Wednesday, 12 January 2011

Dropping the WWW

WHERE THE WEB WAS BORNImage by Max Braun via FlickrI heard a radio ad this morning that rather stopped me in my tracks, for no particularly good reason other than the fact it was promoting a website and went to the trouble of saying it out loud including the dubbleyewdubbleyewdubbleyew.

I found myself wondering whether we don't all just take that for granted these days? I'd just say 'go to alexandermcnabb dot com' rather than give the WWW. I mean, why not go the whole hog and say 'Aitch tee tee pee colon  forwardslash forwardslash dubbleyewdubbleyewdubbleyew'?

Perhaps interestingly, Tim Berners-Lee (the man that put the hole in the toilet seat that was the Internet by inventing the world wide web) recently apologised for the forwardslash forwardslash, which was a programming convention at the time but by no means necessary - if you can only imagine the tonnes of paper, the zillions of wasted electrons, the megagallons of printer ink that this little quirk has caused...

In fact, the reason it gave me pause was that it sounded somehow charmingly naive. Here they are struggling to breathlessley get all of their 'dare to dream' and 'an apostolic momentum of carborundum epistles for you!' in, and they're wasting a precious slice of their 30 seconds giving me a redundant dubbleyewdubbleyewdubbleyew.

(Another ad I heard the other day gave the name of the thing they were promoting and exhorted the listener to 'Google us!'. When you do, the website name is simple and based on the name of the thing. It would have been easier all round if they'd just said 'go to nameofthething dot com'.)

It's time to drop the WWW, methinks. We all know it's on the web, surely?

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12 comments:

Derrick Pereira said...

I say get rid of it all... 'http://www.' just redundant now.

Chirag said...

Ofcourse they are the brilliant set of people who give us the, 'oh go to http, forward slash forward slash, TRIPLE doubleyew' *shudders*

But yea, nameofthing dot com should work fine. If not, they probably shouldn't bother with the internet anyway?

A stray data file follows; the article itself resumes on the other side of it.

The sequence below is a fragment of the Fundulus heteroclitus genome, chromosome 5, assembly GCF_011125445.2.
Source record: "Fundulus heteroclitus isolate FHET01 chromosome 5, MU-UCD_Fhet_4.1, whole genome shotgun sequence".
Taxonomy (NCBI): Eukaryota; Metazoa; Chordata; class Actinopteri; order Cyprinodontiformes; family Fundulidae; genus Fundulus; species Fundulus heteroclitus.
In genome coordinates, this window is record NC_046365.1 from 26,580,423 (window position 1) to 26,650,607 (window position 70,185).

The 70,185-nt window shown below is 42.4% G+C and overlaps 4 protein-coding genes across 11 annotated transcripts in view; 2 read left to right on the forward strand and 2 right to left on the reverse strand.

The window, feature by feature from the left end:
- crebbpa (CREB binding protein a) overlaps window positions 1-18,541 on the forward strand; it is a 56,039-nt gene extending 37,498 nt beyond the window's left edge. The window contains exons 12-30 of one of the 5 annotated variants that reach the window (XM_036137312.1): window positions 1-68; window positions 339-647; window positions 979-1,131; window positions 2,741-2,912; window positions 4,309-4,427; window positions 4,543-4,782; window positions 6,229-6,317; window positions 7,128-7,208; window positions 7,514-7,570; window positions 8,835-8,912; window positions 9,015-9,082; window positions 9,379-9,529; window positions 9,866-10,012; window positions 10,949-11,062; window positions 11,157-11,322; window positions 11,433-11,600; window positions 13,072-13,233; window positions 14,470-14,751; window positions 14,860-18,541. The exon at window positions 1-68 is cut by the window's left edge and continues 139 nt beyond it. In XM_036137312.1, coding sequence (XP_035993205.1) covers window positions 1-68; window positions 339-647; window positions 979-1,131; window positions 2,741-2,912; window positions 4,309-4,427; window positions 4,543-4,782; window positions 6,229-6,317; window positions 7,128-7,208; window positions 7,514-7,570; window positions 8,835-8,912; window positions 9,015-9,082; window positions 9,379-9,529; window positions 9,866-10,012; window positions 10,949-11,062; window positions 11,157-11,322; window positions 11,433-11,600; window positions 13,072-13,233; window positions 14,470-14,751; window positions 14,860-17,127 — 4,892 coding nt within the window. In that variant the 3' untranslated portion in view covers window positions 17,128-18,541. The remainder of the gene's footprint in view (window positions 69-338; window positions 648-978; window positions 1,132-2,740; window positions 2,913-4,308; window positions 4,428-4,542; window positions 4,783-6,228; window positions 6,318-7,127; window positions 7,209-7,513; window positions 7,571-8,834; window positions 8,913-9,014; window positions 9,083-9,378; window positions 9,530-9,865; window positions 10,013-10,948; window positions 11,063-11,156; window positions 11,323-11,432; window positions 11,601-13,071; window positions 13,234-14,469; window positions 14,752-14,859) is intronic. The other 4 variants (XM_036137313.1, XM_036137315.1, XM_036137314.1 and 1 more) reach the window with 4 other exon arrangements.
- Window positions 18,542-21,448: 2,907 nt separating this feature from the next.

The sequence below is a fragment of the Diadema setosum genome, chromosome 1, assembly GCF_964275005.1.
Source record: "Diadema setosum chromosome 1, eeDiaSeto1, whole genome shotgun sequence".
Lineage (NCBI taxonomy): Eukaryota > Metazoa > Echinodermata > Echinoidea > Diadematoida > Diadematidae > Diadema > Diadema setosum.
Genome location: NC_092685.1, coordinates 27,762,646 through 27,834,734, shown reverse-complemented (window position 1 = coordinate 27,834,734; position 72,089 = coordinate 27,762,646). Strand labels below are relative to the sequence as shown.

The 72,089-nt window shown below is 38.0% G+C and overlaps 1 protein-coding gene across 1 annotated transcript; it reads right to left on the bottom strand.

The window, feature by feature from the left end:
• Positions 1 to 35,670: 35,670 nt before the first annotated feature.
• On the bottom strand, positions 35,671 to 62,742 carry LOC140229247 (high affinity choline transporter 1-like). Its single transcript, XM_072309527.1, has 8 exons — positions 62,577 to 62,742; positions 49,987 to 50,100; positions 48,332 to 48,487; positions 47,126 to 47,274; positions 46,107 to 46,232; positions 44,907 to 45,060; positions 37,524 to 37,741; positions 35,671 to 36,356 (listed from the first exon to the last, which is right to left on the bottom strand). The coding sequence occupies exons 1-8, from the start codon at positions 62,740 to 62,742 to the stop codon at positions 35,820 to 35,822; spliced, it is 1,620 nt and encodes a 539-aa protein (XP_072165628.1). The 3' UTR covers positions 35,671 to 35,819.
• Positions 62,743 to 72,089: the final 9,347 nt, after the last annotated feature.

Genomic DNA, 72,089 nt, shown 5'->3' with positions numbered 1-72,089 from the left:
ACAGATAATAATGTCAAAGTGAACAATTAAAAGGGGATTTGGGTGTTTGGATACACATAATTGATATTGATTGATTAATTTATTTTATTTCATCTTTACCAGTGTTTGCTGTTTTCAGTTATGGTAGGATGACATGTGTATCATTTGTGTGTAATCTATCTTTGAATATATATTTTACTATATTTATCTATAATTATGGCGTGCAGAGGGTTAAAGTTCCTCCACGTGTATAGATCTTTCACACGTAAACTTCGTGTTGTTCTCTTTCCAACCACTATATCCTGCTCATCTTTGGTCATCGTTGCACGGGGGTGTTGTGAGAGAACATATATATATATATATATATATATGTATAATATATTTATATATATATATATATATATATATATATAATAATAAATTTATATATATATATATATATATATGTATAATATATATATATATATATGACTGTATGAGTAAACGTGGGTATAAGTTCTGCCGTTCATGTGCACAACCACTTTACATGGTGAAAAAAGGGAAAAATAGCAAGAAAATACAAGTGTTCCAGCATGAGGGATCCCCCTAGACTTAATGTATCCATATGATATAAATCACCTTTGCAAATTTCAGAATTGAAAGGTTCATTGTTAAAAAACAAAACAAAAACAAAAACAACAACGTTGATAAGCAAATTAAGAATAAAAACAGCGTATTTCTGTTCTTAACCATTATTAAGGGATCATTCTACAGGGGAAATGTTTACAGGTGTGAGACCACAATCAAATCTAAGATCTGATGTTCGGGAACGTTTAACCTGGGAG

Chirag said...

Ofcourse there are the brilliant set of people who give us the, 'oh go to http, forward slash forward slash, TRIPLE doubleyew' *shudders*

But yea, nameofthing dot com should work fine. If not, they probably shouldn't bother with the internet anyway?

Rupert Neil Bumfrey said...

Is this a new wrestling phenomenon?

Grumpy Goat said...

I know those who say "Dub-dub-dub" and others who say "Wuh-wuh-wuh."

"Worldwide web" seems to me to be the most meaningful use of these three syllables.

But a lot of websites seem to tolerate the lack of doubleyous.

Doug said...

Don't forget though that some websites (usually those hosted by firms with a poor understanding of the web) will not work without a 'www' in front of the domain name.

It's a problem in Europe, and given the average GCC website tends to consist of a five-minute long, unskippable flash intro which then invariably segues into a page of Times New Roman text that starts 'welcome to the website of...' I'd suggest that web understanding in the region is so poor that we're stuck with the wuhs.

Of course, it's been pointed out that WWW is one of the very few (if not the only) acronym that actually takes longer to say that the phrase it represents.

Luke said...

I am amazed, Mr. McNab, that neither you nor none of your readers knows that "www" is just the name happen to be given to the computer that is responsible for the website. It is absolutely not necessary to use it. It is just habit to call it that - unlike the "http://".

So you are free to call your server what you like. Call it "Bob" if you want .... although it isn't case sensitive".

And I am a banker, not an IT person.....

Doug said...

Sorry Luke, but that's not true. Compare typing in scapebuild.co.uk and www.scapebuild.co.uk.

Only one of them works.

Usually you're right, most websites will function without the www element, but some don't.

Sarah Walton said...

I'm so glad that the world has people like you guys to spend time thinking about the really important things in life...

Keefieboy said...

Whether a website will work without the 'www' is entirely down to the configuration of the server it lives on. Some websites (mostly banks) insist on having the 'www'. There's no reason for this, other than that is how the web was built, and die-hard techies will say it's needed. (And people running bank websites are terrified of not going by the book, for obvious, if ill-founded, reasons).

Terry said...

In Welsh, "www" is pronounced "ooo ooo ooo".

Hussam Abu-Libdeh said...

Given today's search engines, and the fact that browsers' address bars also do search .. URLs are probably less and less relevant. I am constantly amazed by the number of people who search for "facebook" on Google before going to google.com (search logs show there are a TON of such queries)

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